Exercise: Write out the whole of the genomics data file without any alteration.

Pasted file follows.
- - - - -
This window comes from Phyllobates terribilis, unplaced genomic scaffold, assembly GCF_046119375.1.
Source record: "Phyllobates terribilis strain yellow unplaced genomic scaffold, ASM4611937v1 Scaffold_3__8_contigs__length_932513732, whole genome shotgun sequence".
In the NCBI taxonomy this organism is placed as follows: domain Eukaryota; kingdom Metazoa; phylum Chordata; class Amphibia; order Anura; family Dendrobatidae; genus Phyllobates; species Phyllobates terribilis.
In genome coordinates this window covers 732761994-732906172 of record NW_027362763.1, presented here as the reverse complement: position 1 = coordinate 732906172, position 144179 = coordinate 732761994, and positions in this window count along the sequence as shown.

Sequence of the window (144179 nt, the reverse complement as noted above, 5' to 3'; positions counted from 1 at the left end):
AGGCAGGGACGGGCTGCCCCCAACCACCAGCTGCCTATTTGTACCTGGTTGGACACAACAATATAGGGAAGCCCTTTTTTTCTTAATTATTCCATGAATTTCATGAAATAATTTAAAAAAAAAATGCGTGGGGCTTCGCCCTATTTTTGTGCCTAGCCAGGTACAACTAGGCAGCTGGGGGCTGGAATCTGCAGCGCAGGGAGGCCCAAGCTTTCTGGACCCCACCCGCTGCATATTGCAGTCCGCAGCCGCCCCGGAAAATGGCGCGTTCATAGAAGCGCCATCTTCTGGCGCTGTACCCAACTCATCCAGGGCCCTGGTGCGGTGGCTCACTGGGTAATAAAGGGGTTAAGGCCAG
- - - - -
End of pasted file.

This window comes from Phyllobates terribilis, unplaced genomic scaffold, assembly GCF_046119375.1.
Source record: "Phyllobates terribilis strain yellow unplaced genomic scaffold, ASM4611937v1 Scaffold_3__8_contigs__length_932513732, whole genome shotgun sequence".
In the NCBI taxonomy this organism is placed as follows: domain Eukaryota; kingdom Metazoa; phylum Chordata; class Amphibia; order Anura; family Dendrobatidae; genus Phyllobates; species Phyllobates terribilis.
In genome coordinates this window covers 732761994-732906172 of record NW_027362763.1, presented here as the reverse complement: position 1 = coordinate 732906172, position 144179 = coordinate 732761994, and positions in this window count along the sequence as shown.

Sequence of the window (144179 nt, the reverse complement as noted above, 5' to 3'; positions counted from 1 at the left end):
AGGCAGGGACGGGCTGCCCCCAACCACCAGCTGCCTATTTGTACCTGGTTGGACACAACAATATAGGGAAGCCCTTTTTTTCTTAATTATTCCATGAATTTCATGAAATAATTTAAAAAAAAAATGCGTGGGGCTTCGCCCTATTTTTGTGCCTAGCCAGGTACAACTAGGCAGCTGGGGGCTGGAATCTGCAGCGCAGGGAGGCCCAAGCTTTCTGGACCCCACCCGCTGCATATTGCAGTCCGCAGCCGCCCCGGAAAATGGCGCGTTCATAGAAGCGCCATCTTCTGGCGCTGTACCCAACTCATCCAGGGCCCTGGTGCGGTGGCTCACTGGGTAATAAAGGGGTTAAGGCCAG